Types of questioning…
Most kids have largely been told what to do by a teacher their entire school lives. That innate curiosity of a pre-schooler has been dulled through reinforcement that what the kid wants to learn is not valuable — stick to this format, follow the teacher’s plan, do what the teacher wants to get good grades — the learner’s own questions be damned!
Sometimes, it takes a long time for a kid to come around to trusting in their own questions as their curriculum (sometimes this never happens). We have tried to guide them through thinking in 5 types of questions. Ultimately, this is what we want every learner to go through with each inquiry to expand and deepen their learning:
- Values Questions — What’s important?
- Systems Questions — How does this work?
- Cause and Effect — Where will this lead?
- Theoretical Questions — How did we get here?
- Descriptive Questions — What happened?
In my experience, kids are mostly used to the descriptive questioning. They need help to broaden and deepen their lines of inquiry using all the types of questions above. It is difficult to do. There is so much unlearning to be done.
Not all of the types of questions may apply all of the time, but I am rarely stumped on developing almost any question with learners.
An example topic that one of my kids was pursuing: Should Korea unify? It is a good question. I have actually studied this question in depth at university. There are so many angles to it, it provides an interesting snapshot on human affairs. We went through the types of questions:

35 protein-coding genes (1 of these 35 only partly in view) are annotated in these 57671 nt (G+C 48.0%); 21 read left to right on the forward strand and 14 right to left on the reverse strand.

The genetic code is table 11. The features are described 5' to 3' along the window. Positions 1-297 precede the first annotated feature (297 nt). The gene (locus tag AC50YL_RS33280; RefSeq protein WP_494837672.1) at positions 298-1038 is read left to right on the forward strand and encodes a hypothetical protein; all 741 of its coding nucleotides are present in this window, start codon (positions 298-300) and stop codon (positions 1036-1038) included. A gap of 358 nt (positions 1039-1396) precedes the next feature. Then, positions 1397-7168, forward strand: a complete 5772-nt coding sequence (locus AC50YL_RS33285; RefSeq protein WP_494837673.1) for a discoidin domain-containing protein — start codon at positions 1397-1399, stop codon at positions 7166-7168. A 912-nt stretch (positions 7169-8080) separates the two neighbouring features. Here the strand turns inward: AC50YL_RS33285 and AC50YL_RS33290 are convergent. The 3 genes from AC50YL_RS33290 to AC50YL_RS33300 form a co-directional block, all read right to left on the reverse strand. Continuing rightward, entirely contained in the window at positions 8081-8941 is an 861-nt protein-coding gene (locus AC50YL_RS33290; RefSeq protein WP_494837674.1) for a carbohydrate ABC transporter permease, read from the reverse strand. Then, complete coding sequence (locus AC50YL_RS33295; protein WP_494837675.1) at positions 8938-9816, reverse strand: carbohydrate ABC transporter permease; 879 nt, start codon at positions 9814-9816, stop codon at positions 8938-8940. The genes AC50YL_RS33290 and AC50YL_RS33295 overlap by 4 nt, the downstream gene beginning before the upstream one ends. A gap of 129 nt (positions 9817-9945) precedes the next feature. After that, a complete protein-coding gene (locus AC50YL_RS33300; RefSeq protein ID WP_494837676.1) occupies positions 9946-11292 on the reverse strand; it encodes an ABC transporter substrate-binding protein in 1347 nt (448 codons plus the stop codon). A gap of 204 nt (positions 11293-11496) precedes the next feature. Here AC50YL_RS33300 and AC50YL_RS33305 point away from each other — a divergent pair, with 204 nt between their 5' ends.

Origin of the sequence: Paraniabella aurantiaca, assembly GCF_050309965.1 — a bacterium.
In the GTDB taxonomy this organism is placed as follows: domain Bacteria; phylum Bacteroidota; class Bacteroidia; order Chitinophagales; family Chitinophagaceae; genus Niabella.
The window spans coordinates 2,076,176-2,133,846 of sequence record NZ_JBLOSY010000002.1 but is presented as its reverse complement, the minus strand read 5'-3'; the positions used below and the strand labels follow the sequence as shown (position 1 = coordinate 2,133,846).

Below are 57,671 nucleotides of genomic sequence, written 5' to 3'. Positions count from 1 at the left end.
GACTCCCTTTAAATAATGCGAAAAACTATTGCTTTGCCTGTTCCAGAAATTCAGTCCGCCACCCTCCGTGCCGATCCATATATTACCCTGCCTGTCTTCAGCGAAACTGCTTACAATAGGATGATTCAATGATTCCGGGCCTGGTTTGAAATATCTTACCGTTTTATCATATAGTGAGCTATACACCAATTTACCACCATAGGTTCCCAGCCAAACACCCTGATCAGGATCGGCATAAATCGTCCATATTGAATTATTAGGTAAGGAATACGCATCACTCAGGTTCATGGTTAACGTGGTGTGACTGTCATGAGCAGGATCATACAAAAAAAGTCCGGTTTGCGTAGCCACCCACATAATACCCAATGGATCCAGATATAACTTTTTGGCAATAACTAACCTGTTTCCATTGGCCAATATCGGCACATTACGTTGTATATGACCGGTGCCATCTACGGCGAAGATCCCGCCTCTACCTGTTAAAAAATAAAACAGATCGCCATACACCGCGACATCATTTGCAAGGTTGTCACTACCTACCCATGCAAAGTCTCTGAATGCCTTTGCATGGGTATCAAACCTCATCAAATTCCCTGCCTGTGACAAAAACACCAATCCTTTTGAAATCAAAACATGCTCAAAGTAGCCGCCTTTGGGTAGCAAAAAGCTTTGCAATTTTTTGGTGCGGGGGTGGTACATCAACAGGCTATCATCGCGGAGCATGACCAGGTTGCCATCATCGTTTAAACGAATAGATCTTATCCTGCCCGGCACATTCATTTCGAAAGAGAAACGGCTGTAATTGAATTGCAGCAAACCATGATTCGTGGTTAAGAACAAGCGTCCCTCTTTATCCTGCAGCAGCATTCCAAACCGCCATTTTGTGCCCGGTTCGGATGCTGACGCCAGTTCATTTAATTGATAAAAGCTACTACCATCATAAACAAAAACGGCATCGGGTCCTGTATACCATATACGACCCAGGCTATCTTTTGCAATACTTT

Values: What really is important about life? We have had numerous conversations about the North Korean lifestyle and how it compares to our own.
Systems questions: Of course, there is the Communist system. Interestingly though, the route that we took through this inquiry was looking at how nature has flourished in the DMZ over the last 60 years with no human involvement (landmines!); looking at how ecosystems regenerate and how wildlife bounces back quickly. We have discussed the role human beings are having on natural systems.
Cause and Effect: This one is so interesting as there are so many outcomes with re-unification. The North is so far behind. Think of all the progress that has happened in the last 60 years. Think about how far advanced South Korea’s technology is — the fastest internet in the world! What happens when one million North Korean soldiers go looking for a job? Fascinating conundrum.
Theoretical: This one was slightly more challenging for this inquiry, but this learner thoroughly researched the conflict in the Korean War, both militarily and ideologically. We looked at the motivations behind key players and why we make the decisions we do.
Descriptive: This type of question tied in with the others.
This is challenging. There are only a few who have been doing it well. It requires a large skill set underneath as well as considerable one on one time with a teacher. It comes back to the role of the teacher being able to facilitate kids to learn how to learn. The ultimate goal of a teacher is not to be needed. This is a huge process, and some students don’t ever get there, but it is what needs to happen in our education systems today. The pace of knowledge creation is just too fast for the stand and deliver method to handle. Kids have to know how to learn anything and creatively represent it.